Back in January, Mental Floss listed the "most famous book set in each US state" (and DC, but not Puerto Rico etc). My patriotic European soul was stirred; there are only slightly more European countries than US states, and it must surely be possible, I thought, to find a moderately well-known book set in each.
I also wanted to test the methodology of comparing statistics from Goodreads and LibraryThing, which I have used in other contexts as well, and see what sort of results it delivered for this exercise. To be honest, I couldn't see any other way of actually measuring which the best known books associated with each country might be. Amazon's statistics are notoriously unreliable; there is no central tally of books sold worldwide. At least GR/LT would provide a starting point.
What did I learn?
First, the task was much more difficult for Europe than the United States because of the variations of size of each location that I considered. The largest US state (California) has about fifty times the population of the smallest (Wyoming). Russia has 160,000 times as many inhabitants as the Vatican, and thousands of times more than the other microstates. Not surprisingly, a lot more books have been set in Russia.
Second, the related point that LibraryThing and Goodreads do indeed have a pretty strong Anglosphere bias, which makes it much more difficult to find books set in certain European countries than in any of the United States. I am certain that some of the smaller linguistic markets have pretty vigorous literary traditions that keep themselves to themselves. Online catalogues can be surprisingly deep in places, but not always as wide of reach as one would like. From the literature available in English which is set there, one could easily conclude that only one thing ever happened in Poland.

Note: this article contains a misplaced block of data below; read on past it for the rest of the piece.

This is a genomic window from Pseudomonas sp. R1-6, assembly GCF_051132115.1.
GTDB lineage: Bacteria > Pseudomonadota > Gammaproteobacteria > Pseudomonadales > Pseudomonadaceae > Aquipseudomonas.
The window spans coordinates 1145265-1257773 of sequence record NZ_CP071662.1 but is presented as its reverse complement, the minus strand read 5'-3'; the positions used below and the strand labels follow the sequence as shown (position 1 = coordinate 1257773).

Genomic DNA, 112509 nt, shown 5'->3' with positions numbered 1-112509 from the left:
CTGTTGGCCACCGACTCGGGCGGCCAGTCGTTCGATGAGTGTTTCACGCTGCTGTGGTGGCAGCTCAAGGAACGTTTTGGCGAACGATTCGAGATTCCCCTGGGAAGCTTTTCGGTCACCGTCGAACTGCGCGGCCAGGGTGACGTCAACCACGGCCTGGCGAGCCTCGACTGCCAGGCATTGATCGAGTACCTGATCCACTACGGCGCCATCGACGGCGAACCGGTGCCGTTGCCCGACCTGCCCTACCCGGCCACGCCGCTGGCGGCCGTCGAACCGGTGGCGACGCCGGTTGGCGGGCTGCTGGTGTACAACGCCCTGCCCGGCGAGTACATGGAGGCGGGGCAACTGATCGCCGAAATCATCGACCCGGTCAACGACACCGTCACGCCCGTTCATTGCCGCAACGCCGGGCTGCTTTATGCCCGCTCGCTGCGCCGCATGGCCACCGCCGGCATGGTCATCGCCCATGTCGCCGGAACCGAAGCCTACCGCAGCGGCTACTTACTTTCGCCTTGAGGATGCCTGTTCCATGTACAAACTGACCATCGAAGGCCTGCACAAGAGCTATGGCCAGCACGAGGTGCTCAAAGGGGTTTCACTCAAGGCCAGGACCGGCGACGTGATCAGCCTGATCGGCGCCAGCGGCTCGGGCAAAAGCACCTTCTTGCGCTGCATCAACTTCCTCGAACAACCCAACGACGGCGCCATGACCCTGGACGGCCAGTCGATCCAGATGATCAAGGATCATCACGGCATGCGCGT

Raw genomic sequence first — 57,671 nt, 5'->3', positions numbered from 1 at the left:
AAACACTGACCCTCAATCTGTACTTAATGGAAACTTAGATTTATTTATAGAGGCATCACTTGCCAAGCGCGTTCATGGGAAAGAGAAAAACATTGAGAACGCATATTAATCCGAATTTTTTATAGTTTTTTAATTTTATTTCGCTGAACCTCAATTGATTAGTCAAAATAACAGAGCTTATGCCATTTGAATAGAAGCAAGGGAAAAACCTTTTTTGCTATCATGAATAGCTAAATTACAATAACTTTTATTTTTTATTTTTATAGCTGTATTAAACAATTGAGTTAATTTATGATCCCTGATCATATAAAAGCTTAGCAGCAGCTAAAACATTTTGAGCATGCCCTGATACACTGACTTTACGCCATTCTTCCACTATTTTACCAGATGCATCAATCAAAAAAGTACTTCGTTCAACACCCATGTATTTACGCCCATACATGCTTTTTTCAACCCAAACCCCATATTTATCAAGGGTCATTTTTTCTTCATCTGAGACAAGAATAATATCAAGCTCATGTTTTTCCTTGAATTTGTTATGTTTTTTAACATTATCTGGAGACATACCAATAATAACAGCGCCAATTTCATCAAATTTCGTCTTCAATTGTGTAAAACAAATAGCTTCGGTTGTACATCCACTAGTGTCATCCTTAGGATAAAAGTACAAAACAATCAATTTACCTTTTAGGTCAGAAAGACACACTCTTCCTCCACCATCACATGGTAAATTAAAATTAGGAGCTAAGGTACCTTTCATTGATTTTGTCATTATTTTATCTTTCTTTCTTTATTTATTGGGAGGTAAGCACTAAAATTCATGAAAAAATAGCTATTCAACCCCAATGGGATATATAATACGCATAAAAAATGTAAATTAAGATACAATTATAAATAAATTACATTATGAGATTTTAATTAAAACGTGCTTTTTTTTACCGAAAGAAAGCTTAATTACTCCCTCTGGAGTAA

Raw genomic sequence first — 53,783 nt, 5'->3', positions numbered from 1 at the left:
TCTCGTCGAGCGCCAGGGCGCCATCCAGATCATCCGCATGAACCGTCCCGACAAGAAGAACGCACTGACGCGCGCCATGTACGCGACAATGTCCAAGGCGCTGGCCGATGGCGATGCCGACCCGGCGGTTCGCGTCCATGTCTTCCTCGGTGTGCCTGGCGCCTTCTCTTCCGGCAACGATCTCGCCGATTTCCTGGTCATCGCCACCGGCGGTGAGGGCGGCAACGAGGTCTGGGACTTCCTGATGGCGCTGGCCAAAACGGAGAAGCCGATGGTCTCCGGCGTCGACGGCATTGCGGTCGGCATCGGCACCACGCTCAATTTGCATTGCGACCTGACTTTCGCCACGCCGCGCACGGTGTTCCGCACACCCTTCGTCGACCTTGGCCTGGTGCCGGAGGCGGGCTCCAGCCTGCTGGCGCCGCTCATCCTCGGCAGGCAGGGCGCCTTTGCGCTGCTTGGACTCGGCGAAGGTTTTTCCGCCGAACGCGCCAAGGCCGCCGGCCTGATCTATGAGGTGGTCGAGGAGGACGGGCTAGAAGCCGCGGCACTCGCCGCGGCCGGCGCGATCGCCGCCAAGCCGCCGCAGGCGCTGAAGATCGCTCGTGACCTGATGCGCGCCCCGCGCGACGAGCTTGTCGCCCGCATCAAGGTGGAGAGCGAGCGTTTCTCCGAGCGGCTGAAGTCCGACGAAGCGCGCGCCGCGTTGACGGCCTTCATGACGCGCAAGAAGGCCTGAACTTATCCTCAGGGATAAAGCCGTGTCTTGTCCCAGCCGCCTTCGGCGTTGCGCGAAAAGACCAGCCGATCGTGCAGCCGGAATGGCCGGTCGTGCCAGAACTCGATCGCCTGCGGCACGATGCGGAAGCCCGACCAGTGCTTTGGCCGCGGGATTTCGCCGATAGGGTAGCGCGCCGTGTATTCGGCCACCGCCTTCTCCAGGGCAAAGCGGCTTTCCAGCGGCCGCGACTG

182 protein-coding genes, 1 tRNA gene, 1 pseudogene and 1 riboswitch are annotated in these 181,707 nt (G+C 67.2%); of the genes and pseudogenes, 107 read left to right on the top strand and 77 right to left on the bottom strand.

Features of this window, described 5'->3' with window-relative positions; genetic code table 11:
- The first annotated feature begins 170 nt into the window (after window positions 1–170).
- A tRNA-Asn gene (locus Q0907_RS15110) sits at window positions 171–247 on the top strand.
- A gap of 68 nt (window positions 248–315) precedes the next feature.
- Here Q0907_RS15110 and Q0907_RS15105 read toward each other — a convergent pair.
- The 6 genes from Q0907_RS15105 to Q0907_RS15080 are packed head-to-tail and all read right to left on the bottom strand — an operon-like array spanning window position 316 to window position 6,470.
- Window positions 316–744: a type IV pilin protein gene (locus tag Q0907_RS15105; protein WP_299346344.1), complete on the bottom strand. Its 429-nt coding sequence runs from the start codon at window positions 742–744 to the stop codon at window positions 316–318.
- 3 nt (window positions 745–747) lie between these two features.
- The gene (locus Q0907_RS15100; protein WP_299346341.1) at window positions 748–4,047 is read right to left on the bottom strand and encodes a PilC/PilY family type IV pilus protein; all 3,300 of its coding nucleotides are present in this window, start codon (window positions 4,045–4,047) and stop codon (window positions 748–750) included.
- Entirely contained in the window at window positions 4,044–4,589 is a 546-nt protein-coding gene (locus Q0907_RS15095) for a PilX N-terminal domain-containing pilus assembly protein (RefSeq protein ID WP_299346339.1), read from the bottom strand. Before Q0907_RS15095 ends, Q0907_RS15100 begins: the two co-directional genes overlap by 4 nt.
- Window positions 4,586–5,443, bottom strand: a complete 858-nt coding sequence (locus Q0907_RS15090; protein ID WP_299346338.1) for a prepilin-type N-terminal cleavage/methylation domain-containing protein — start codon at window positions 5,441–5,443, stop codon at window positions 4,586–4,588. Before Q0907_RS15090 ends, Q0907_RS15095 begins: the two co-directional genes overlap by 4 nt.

Third, there is a clear chronological bias to my methodology. Books which were best-sellers in the ages before the internet achieved its present size have often slipped off the radar screens of Goodreads and LibraryThing users. I had a number of grieved comments about this over the course of the project (thanks particularly to Vlatko), and they have a point. Nobel prize winners of past decades are overtaken by more recent airport thrillers. It has been illuminating and a bit depressing to watch this.
Fourth, books which people think of as being associated closely with a particular country are not necessarily set there, and well-known books set in a particular country may not be generally thought of in that way. The Harry Potter novels are strongly associated with England, although most of most of them is set in Hogwarts, which is explicitly in Scotland. The best-known French novels are set in outer space (Le Petit Prince) and Algeria (L'Étranger). Most novels about Armenia address events that took place outside the boundaries of the current state. The Iliad is set in a named place which is today in Turkey. Perhaps I could have considered looking at the best-known book originally written in each European language instead.
What sorts of book were on the list?
The full list is here. It includes:
- One collection of humorous short stories, presented as autobiographical (Armenia).
- Two ancient epic poems (Greece and Turkey).
- Two graphic stories (Macedonia and Austria).